‘The Cult of Beauty’, currently at the Wellcome Collection in London, takes its name from a 1929 advert for Hazeline Snow. A whitening product fabricated by Burroughs, Wellcome & Co (Wellcome’s former pharmaceutical arm), its advert, on display in the exhibition, shows a woman in a frilly shower cap and quotes Goethe: ‘Beauty is the highest principle and the highest aim of art.’ Blink however, and you might miss it. Located in a digitised slideshow with 11 other posters, its airtime is only brief. To its right is a vitrine containing replica tubes of Hazeline Snow, moisturising creams, another advert and three rouge pots from America and France.
In their essay ‘Lots of Shiny Junk at the Art Dump’ (2019) the academics Lina Dzuvervoc and Irene Revell examine the overproduction involved in contemporary curation. Operating in a paradigm of growth and expansion, the ‘hungry’ art machine demands more and more ‘shiny junk’ at ever increasing speeds and volumes. The result is a landscape ‘in which quality is increasingly flattened […] welcoming good-looking art images and prominent branding to place product above process’.
‘The Cult of Beauty’, which contains more than 200 objects and artworks, risks reproducing this dynamic; its sprawling curation is reminiscent of a busy department store. The aim of the show, to ‘complicate our understanding of beauty beyond the binaries of beautiful or ugly, natural or artificial’ and to be a ‘place that allows for multiple polarities, seeing beauty at both ends and everywhere in between’ is ambitiously vague. Its three sections: ‘The Ideals of Beauty,’ ‘The Beauty Industry’ and ‘Subverting Beauty’, could each be an exhibition in its own right, but instead feel indistinct and overlapping. It is all pulled together, however, by the branding and high-production design which consists of millennial-pink curtains, concrete walls and fashionable bouclé chairs.
The contents may not be for sale, but ‘The Cult of Beauty’ is full of shiny things. The first dimly-lit space (designed to resemble a spa) explores divine notions of beauty: The Black Madonna, Krishna and Saint Rose of Lima are explained incongruously through an Italian philosophy of ‘Bello e buono!’ before physiognomy, vanitas and alchemy are thrown into the mix. A lithograph of Diane de Poitiers, who consumed large quantities of ‘drinkable gold’ sits next to a glowing bottle of 24K Gold Serum made by Chantecaille. We learn that classical ideals of beauty (represented by replicas of statues of Venus and the Idolino) were invented in the Renaissance (an argument illustrated, perhaps oddly, by Hogarth’s engravings of The Analysis of Beauty). We then jump to Hermaphroditus, the intersex Greek god who is a reference point for the Colombian artist Carlos Motta. A diminutive sculpture by Motta is paired with Robin Black’s photograph of the transmasculine performance artist Cassil. While both works refer to the god, Motta’s delicate work has little in common with Cassil’s bravura. In an act of curatorial overkill, press releases complaining about the image’s censorship are pasted around the frame.
The exhibition is hung together like a moodboard – showing without telling or narrating any wider, sustained story about its subject. The lack of chronology seems to point to a lack of purposefulness. A kiosk-sized display of fashion magazines, corsets and men’s moustaches sits opposite a section on colonialism and whiteness curated and narrated by the writer Emma Dabiri (one of many guest voices in the show). We then jump to Josephine Baker and Rihanna’s Fenty Beauty brand. While these are important and interesting examples, none is given enough time or explanation. Next to them, an AI-generated animation by Cecile Waagner Falkenstrøm is hypnotic, but it’s also a distraction.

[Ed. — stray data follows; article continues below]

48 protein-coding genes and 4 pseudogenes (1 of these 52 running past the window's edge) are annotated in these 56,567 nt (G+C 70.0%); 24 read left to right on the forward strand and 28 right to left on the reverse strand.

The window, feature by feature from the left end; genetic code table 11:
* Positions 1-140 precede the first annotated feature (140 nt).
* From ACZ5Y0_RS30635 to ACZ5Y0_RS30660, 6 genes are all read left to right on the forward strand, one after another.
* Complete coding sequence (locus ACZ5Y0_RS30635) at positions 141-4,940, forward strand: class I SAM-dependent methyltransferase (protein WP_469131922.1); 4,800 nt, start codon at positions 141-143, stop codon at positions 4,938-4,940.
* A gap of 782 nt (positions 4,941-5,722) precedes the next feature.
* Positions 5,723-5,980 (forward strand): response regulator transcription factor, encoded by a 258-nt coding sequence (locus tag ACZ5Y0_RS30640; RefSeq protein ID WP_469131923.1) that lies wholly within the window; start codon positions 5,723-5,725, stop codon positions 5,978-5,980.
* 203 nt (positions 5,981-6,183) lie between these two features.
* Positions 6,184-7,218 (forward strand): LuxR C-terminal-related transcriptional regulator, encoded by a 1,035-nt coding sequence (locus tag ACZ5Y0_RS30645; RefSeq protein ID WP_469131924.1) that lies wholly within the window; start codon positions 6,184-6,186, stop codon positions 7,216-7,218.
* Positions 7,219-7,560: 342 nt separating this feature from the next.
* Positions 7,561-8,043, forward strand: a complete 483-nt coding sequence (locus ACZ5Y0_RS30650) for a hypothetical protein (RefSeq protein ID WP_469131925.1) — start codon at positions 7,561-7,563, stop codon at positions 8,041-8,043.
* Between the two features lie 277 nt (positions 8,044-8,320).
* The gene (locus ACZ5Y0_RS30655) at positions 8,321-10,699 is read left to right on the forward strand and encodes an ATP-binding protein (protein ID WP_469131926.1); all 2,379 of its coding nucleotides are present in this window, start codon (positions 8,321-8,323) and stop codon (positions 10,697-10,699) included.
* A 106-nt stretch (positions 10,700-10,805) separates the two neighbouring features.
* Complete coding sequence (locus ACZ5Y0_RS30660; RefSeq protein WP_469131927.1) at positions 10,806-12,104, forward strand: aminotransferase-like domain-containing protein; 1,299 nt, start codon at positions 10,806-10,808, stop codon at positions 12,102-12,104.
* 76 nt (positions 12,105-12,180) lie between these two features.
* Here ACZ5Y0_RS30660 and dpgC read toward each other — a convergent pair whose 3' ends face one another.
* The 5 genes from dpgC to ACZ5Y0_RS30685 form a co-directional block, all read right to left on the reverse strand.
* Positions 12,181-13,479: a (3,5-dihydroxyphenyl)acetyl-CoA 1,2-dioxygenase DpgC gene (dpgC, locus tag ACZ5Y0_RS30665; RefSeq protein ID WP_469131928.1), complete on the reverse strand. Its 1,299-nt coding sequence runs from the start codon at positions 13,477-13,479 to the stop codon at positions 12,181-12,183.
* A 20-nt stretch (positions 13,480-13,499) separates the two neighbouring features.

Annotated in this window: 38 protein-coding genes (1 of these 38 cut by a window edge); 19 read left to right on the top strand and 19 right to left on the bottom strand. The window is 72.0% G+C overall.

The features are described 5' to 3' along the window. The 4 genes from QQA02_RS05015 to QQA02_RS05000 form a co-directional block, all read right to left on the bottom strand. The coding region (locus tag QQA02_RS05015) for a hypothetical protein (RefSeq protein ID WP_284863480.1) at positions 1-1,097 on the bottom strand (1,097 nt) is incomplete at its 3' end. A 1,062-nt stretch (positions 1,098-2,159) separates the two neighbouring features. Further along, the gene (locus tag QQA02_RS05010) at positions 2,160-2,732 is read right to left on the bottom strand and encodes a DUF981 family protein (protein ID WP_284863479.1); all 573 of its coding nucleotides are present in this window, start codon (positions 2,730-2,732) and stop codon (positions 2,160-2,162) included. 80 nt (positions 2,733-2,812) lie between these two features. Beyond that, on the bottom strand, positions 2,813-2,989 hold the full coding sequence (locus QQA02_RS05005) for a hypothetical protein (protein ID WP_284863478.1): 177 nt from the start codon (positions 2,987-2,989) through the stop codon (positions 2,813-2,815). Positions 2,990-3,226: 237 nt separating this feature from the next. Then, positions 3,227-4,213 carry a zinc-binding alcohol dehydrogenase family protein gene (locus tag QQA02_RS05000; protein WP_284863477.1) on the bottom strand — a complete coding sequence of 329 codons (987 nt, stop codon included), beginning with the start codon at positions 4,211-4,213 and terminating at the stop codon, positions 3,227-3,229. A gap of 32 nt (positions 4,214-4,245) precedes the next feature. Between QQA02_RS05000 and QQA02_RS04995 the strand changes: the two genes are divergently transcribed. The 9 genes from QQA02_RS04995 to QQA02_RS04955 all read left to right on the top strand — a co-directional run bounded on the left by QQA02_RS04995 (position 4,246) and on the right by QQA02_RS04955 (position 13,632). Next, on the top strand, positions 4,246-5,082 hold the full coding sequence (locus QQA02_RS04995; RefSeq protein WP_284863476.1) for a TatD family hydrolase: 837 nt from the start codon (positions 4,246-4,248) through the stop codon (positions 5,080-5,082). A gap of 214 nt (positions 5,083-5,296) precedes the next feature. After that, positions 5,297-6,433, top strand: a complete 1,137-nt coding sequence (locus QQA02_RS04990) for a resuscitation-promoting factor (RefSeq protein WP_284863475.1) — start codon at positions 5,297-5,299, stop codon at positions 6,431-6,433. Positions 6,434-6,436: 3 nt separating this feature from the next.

There are lots of brilliant artefacts and artworks here: beauty mogul Helena Rubenstein’s packed daily agenda (a woman who famously quipped ‘There are no ugly women, only lazy ones’) as well as a self-portrait by the contemporary painter Xu Yang after Élisabeth Vigée Le Brun. But the curation has a flattening effect that often squashes the effect of an artwork. Juno Calypso’s uncanny series called 12 Reasons You’re Tired All The Time, about the emptiness and disappointment of beauty, sits next to Raphael Albert’s genuinely joyful images of pageants. It is hard to take in the contrasts of cynicism and tenderness at the same time.
The show is not without a few gimmicks: most notably in the inclusion of Beauty Sensorium, a slightly monstrous installation by Renaissance Goo x Baum & Leah which combines early modern imagery of apothecaries with globular lights and ‘potions’ placed on marble tiles. Any appeal to sense and touch is overpowered by the visual overload.
The exhibition’s final section, ‘Subverting Beauty’, is the most promising, with three new commissions from artists exploring ‘the beauty that lives in us, individually and collectively’. None, however, seem to take us in new directions; it’s just more of the same. (Almost) all of my dead mother’s beautiful things, a giant mobile of clothes and belongings by Narcisster, is a thoughtful maternal tribute, but without room to breathe in the exhibition space, it feels more like a minimalist’s nightmare. The very last work in the show is an eight-channel video installation by Xcessive Aesthetics designed to look like the bathroom mirror of a nightclub. It flits between TikToks, online articles, deep fakes and mirrors that reflect exhibition-goers back to themselves. Like clubbers, many seem weary and dazed. It is time to go home.
‘The Cult of Beauty’ is at the Wellcome Collection, London, until 28 April 2024.